4. Money. Take lots of it. More than you think you need. By the time you touch down, your expenses will multiply: gas, food, parking…parking tickets! You’ll need new headshots right away. Those small-town ones will never fly. And you’re not moving to L.A. just to slog at a day job and spend the rest of the time in traffic, are you? Just think: if you only had to work part time your first year or so, you could spend the remaining hours taking classes, doing showcases, networking, and hustling—things that are important to do when you’re new to town, before you’ve lost your luster and become jaded.

5. A Plan: Make your move when you’ve got momentum from a few high-profile bookings, film festival accolades, or a gajillion hits on your web series. Generate buzz before you go, then know your plan when you hit the ground. Don’t think you can wing it and get discovered at the Coffee Bean and Tea Leaf. You need a plan for your housing, training, representation and day job (a field guide like Bonnie Gillespie’s Self-Management for Actors can help).

Once you’ve got all these, then you can bust out the sunscreen. (You’ll need the periodic R&R to preserve your sanity and renew your sense of possibility.) Now go get ‘em!

Casting Director Lana Veenker began her career in London and, upon returning to her Northwest roots, founded one of the top location casting companies in the country.

Recent projects include NBC’s Grimm, now in its second season, and 64 episodes of TNT’s Leverage. Gus Van Sant, Robert Benton, Guillermo Arriaga, Catherine Hardwicke and Tim Robbins figure among past film clients. Commercial accounts include Nike, Apple and Nintendo, and international campaigns from Shanghai to Santiago.

Lana is a member of the Casting Society of America and the International Casting Directors Network. She frequently lectures across the U.S. and abroad, most recently at The Actors Platform in London, IfiF Productions in Vienna, The Acting Studio in Berlin, Studio Bleu in Paris and Prague Film School.



Some place I read that the first thing actor Christopher Walken does when he commits to a new script is go through it and cross out all of the punctuation. He doesn’t want to be tempted to get into a line-reading situation that was suggested by the playwright.

Most really excellent directors will tell the actors at the first read to cross out those italicized stage directions that the playwright put in there. Words like “Lovingly” and “Tearfully” and “Excitedly” are eliminated. I’ve directed maybe more than my share of plays and make it a point to instruct the assembled cast on the first day to eliminate blocking. Things like “She crosses to pour a drink.” Or “Sally gazes out the window”. Most often, those stage directions were put in there by the stage manager of the very first Broadway production. Amateur actors and directors can follow them if they want to, but it isn’t a requirement.

An exception to this is a playwright like David Mamet or Neil Simon, both of whom make a big deal about how they don’t want side directions taken out. If I’m not mistaken, Simon even has that in his movie contracts.
But let’s forget for a moment who the few exceptions are and focus on the averages. Most playwrights, once they get on a writing roll, will “see” the play unfolding in their heads and, if a character says something a particular way, will make a note of it. That doesn’t mean you have to say the words the way they heard it in their heads.

An actor has an obligation to say the words of dialogue as written. Period. There is no obligation to say them in any particular way, even if the script suggests that there is. Indeed, part of the fun of staging a play is making the character’s words your own.

Personally, my artistic respect for a director plummets if he or she does not instruct the cast to take out the italicized guidance at the first rehearsal or read through. I take that to mean that this particular director is going to be more like a traffic cop than a director. If the script says a line should be spoken “sadly”, this kind of director will make certain it is spoken sadly. Bah! Humbug! Don’t tell me to say a line sadly. The way I say the line will come out of the playing of the scene and depends a lot on what the other actors are doing.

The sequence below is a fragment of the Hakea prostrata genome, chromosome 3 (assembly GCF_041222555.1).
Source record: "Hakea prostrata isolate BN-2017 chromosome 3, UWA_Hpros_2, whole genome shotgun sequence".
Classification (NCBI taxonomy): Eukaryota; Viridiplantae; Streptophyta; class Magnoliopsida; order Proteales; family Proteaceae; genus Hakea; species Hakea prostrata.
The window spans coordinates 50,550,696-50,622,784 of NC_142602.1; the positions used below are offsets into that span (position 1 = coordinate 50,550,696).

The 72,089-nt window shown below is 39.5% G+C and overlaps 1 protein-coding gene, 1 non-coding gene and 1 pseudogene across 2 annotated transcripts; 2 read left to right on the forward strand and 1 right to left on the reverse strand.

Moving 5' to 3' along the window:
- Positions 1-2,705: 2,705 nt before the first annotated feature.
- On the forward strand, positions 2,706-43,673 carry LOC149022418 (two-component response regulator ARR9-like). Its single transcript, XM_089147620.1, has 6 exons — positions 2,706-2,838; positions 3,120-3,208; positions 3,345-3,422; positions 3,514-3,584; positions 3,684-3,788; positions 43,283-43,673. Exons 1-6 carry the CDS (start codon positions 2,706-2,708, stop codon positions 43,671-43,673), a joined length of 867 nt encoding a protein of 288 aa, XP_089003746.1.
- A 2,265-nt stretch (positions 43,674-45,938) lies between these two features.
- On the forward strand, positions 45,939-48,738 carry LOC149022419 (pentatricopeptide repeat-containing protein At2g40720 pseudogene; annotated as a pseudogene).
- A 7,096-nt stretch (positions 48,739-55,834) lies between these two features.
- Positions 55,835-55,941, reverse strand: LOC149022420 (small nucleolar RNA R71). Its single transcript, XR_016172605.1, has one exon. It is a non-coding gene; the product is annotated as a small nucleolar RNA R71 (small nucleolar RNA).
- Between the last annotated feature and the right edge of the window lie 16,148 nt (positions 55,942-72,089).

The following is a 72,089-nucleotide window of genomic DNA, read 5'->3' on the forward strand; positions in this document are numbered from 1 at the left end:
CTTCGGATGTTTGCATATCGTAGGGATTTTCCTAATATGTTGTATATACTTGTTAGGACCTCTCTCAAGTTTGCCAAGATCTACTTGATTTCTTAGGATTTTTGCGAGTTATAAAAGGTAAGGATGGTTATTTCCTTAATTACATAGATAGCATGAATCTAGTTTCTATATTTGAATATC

By the same token, lines can be broken up to great advantage. Suppose a character has this line: “Jesus Christ, don’t you dare talk to me like that, mama!” Just because all of that is in one sentence doesn’t mean you have to run it all together. You might, for example, exclaim, “Jesus Christ!” out of exasperation, intending to say nothing more. Then the rest of the thought comes to you. “Don’t you dare talk to me like that, mama!” In other words, the actor might well make two lines out of one.

I have always advised my acting students that the best gift an actor can give his scene partner is to surprise her. Don’t be predictable. The two of you have rehearsed until you have a good idea what one another is going to do. Now, in the playing of it in front of an audience, forget about all of that. Reading a line of dialogue is not intended to be frozen. It comes out of the moment. I figure that, even if I have seen a play fifteen times, I should be surprised by the sixteenth production.

Writing about this takes me back thirty years to summer stock outside of New York. There was a young actress in the company whose idea of acting was to get your performance “right” and then never vary it at all. She said every line the precise same way every single time, and it was the most boring thing in the world to act with her. Sweet girl, though. I wonder whatever happened to her? She’d have made a great mom because her kids could count on her to be consistent.


ACTING IN FILM by Michael Caine

A master actor who's appeared in an enormous number of films, starring with everyone from Nicholson to Kermit the Frog, Michael Caine is uniquely qualified to provide his view of making movies. This new revised and expanded edition features great photos throughout, with chapters on: Preparation, In Front of the Camera - Before You Shoot, The Take, Characters, Directors, On Being a Star, and much more."Remarkable material ... A treasure ... I'm not going to be looking at performances quite the same way ... FASCINATING!"- Gene Siskel


"This fascinating and detailed book about acting is Miss Hagen's credo, the accumulated wisdom of her years spent in intimate communion with her art. It is at once the voicing of her exacting standards for herself and those she teaches, and an explanation of the means to the end. For those unable to avail themselves of her personal tutelage, her book is the best substitute."
—Publishers Weekly